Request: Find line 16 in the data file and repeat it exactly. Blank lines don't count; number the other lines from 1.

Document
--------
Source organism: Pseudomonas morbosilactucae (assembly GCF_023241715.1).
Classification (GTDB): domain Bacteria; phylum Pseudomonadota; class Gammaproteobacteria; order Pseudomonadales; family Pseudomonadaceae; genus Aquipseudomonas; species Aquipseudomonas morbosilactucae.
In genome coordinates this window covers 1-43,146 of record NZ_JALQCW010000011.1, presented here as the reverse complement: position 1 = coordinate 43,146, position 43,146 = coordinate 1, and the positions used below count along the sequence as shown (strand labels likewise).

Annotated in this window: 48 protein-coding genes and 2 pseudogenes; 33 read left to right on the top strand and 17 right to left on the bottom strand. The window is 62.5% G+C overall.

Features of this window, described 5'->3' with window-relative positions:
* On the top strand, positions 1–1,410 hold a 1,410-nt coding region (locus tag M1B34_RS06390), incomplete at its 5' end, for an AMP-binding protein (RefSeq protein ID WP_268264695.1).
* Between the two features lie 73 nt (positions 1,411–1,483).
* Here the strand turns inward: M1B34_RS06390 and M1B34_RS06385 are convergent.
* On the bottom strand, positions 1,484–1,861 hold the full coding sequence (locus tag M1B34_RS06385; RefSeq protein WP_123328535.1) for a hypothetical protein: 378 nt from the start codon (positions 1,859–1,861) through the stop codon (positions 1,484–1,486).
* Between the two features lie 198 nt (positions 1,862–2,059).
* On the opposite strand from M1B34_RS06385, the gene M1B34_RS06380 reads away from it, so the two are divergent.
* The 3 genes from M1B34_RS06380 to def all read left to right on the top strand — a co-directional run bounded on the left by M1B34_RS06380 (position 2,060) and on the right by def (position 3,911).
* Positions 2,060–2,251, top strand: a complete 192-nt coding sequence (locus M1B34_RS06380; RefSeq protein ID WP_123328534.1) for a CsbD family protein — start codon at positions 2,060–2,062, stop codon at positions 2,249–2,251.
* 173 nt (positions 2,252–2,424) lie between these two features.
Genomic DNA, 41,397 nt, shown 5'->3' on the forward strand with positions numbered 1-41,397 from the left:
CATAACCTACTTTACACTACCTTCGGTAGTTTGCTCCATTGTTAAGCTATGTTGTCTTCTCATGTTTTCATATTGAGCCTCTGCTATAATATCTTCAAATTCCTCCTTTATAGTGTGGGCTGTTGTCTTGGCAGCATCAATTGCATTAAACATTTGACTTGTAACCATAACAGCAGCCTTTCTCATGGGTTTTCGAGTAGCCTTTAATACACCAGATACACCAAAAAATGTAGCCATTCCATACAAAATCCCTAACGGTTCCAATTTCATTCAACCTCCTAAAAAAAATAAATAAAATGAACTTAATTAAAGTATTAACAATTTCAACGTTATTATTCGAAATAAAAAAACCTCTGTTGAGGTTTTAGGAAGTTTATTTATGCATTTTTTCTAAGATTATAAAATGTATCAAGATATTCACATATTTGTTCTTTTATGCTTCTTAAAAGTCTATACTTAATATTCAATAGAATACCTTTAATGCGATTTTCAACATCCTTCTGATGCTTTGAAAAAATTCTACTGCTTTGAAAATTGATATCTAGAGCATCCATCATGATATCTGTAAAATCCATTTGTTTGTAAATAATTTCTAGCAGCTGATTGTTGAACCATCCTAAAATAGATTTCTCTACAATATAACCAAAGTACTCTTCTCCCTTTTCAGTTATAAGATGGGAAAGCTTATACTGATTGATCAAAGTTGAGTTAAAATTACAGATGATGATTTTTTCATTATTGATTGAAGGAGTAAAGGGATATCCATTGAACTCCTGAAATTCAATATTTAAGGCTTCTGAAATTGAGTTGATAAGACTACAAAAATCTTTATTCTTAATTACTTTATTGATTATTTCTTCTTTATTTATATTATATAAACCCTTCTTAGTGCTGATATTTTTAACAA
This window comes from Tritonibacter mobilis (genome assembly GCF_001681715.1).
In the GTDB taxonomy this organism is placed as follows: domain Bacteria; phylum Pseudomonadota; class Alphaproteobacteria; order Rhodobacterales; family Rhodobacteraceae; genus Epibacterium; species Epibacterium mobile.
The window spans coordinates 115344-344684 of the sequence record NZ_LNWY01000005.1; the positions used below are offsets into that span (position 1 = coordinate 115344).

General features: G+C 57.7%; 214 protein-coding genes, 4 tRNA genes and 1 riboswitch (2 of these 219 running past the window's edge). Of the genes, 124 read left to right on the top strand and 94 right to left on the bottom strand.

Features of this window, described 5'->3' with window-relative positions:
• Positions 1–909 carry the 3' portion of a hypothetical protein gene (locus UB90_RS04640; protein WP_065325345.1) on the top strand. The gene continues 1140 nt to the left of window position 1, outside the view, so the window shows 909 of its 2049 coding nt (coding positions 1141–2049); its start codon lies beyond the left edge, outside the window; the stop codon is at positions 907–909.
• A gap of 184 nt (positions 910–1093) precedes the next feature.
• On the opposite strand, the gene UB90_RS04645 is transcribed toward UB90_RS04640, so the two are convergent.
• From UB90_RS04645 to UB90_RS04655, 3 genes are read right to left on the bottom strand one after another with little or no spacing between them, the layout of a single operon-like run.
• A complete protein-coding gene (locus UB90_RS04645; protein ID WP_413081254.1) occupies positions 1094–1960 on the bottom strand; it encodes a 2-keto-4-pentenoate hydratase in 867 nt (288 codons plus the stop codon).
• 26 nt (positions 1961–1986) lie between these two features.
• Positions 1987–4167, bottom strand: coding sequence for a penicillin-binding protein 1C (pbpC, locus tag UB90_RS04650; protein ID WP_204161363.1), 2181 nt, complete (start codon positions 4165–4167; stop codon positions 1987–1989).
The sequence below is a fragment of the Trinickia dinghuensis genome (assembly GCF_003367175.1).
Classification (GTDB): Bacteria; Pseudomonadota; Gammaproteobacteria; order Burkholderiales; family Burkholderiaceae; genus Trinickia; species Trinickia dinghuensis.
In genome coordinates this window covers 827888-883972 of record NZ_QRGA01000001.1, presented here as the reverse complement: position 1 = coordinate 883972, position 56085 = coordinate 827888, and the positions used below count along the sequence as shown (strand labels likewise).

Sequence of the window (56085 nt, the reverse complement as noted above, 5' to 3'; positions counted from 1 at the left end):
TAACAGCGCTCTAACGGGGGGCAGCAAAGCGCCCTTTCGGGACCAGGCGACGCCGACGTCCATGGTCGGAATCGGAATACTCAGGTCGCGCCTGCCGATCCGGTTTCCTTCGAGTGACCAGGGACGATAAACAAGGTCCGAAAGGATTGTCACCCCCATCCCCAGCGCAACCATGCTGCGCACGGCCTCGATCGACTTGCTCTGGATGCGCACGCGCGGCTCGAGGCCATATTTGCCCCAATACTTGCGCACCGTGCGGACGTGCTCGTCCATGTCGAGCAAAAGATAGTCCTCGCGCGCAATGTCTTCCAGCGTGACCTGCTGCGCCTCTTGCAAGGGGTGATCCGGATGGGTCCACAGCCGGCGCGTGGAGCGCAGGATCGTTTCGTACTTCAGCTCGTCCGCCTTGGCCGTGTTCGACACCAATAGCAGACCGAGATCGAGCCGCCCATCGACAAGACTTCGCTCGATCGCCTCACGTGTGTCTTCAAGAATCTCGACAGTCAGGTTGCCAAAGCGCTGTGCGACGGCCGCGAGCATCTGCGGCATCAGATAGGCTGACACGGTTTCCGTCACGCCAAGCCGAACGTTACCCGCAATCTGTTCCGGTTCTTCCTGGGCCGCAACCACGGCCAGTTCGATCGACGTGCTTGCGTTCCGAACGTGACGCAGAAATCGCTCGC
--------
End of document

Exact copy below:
CATAACCTACTTTACACTACCTTCGGTAGTTTGCTCCATTGTTAAGCTATGTTGTCTTCTCATGTTTTCATATTGAGCCTCTGCTATAATATCTTCAAATTCCTCCTTTATAGTGTGGGCTGTTGTCTTGGCAGCATCAATTGCATTAAACATTTGACTTGTAACCATAACAGCAGCCTTTCTCATGGGTTTTCGAGTAGCCTTTAATACACCAGATACACCAAAAAATGTAGCCATTCCATACAAAATCCCTAACGGTTCCAATTTCATTCAACCTCCTAAAAAAAATAAATAAAATGAACTTAATTAAAGTATTAACAATTTCAACGTTATTATTCGAAATAAAAAAACCTCTGTTGAGGTTTTAGGAAGTTTATTTATGCATTTTTTCTAAGATTATAAAATGTATCAAGATATTCACATATTTGTTCTTTTATGCTTCTTAAAAGTCTATACTTAATATTCAATAGAATACCTTTAATGCGATTTTCAACATCCTTCTGATGCTTTGAAAAAATTCTACTGCTTTGAAAATTGATATCTAGAGCATCCATCATGATATCTGTAAAATCCATTTGTTTGTAAATAATTTCTAGCAGCTGATTGTTGAACCATCCTAAAATAGATTTCTCTACAATATAACCAAAGTACTCTTCTCCCTTTTCAGTTATAAGATGGGAAAGCTTATACTGATTGATCAAAGTTGAGTTAAAATTACAGATGATGATTTTTTCATTATTGATTGAAGGAGTAAAGGGATATCCATTGAACTCCTGAAATTCAATATTTAAGGCTTCTGAAATTGAGTTGATAAGACTACAAAAATCTTTATTCTTAATTACTTTATTGATTATTTCTTCTTTATTTATATTATATAAACCCTTCTTAGTGCTGATATTTTTAACAA